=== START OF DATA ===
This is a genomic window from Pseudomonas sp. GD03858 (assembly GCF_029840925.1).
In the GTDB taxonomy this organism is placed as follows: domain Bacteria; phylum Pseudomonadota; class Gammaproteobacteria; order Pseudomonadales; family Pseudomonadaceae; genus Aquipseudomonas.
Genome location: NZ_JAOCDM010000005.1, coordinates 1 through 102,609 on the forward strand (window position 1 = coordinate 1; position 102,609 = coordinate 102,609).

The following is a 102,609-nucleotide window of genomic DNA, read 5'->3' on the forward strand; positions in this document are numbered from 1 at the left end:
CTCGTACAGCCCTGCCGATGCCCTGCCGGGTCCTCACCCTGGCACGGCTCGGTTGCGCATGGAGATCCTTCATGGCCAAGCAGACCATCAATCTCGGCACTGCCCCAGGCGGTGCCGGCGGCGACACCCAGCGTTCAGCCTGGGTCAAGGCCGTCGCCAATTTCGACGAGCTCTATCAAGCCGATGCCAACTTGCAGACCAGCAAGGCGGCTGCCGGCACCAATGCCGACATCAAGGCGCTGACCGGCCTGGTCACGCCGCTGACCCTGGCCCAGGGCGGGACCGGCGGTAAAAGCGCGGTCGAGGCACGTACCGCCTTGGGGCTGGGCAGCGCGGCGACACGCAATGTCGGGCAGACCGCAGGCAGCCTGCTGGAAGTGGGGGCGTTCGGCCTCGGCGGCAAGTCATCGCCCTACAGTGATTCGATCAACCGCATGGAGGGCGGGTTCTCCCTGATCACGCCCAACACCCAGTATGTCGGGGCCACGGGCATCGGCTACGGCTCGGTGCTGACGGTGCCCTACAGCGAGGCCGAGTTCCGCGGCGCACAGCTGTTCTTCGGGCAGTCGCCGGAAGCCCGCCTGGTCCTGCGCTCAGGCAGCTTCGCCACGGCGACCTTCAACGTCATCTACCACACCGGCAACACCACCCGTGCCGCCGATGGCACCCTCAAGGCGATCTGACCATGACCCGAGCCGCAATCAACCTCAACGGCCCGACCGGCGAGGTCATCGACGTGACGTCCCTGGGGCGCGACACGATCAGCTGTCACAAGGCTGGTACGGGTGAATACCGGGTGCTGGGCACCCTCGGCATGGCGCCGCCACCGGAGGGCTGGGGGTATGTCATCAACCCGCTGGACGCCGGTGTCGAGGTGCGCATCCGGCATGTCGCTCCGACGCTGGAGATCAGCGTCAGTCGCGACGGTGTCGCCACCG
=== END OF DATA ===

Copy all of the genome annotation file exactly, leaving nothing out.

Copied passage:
This is a genomic window from Pseudomonas sp. GD03858 (assembly GCF_029840925.1).
In the GTDB taxonomy this organism is placed as follows: domain Bacteria; phylum Pseudomonadota; class Gammaproteobacteria; order Pseudomonadales; family Pseudomonadaceae; genus Aquipseudomonas.
Genome location: NZ_JAOCDM010000005.1, coordinates 1 through 102,609 on the forward strand (window position 1 = coordinate 1; position 102,609 = coordinate 102,609).

The following is a 102,609-nucleotide window of genomic DNA, read 5'->3' on the forward strand; positions in this document are numbered from 1 at the left end:
CTCGTACAGCCCTGCCGATGCCCTGCCGGGTCCTCACCCTGGCACGGCTCGGTTGCGCATGGAGATCCTTCATGGCCAAGCAGACCATCAATCTCGGCACTGCCCCAGGCGGTGCCGGCGGCGACACCCAGCGTTCAGCCTGGGTCAAGGCCGTCGCCAATTTCGACGAGCTCTATCAAGCCGATGCCAACTTGCAGACCAGCAAGGCGGCTGCCGGCACCAATGCCGACATCAAGGCGCTGACCGGCCTGGTCACGCCGCTGACCCTGGCCCAGGGCGGGACCGGCGGTAAAAGCGCGGTCGAGGCACGTACCGCCTTGGGGCTGGGCAGCGCGGCGACACGCAATGTCGGGCAGACCGCAGGCAGCCTGCTGGAAGTGGGGGCGTTCGGCCTCGGCGGCAAGTCATCGCCCTACAGTGATTCGATCAACCGCATGGAGGGCGGGTTCTCCCTGATCACGCCCAACACCCAGTATGTCGGGGCCACGGGCATCGGCTACGGCTCGGTGCTGACGGTGCCCTACAGCGAGGCCGAGTTCCGCGGCGCACAGCTGTTCTTCGGGCAGTCGCCGGAAGCCCGCCTGGTCCTGCGCTCAGGCAGCTTCGCCACGGCGACCTTCAACGTCATCTACCACACCGGCAACACCACCCGTGCCGCCGATGGCACCCTCAAGGCGATCTGACCATGACCCGAGCCGCAATCAACCTCAACGGCCCGACCGGCGAGGTCATCGACGTGACGTCCCTGGGGCGCGACACGATCAGCTGTCACAAGGCTGGTACGGGTGAATACCGGGTGCTGGGCACCCTCGGCATGGCGCCGCCACCGGAGGGCTGGGGGTATGTCATCAACCCGCTGGACGCCGGTGTCGAGGTGCGCATCCGGCATGTCGCTCCGACGCTGGAGATCAGCGTCAGTCGCGACGGTGTCGCCACCG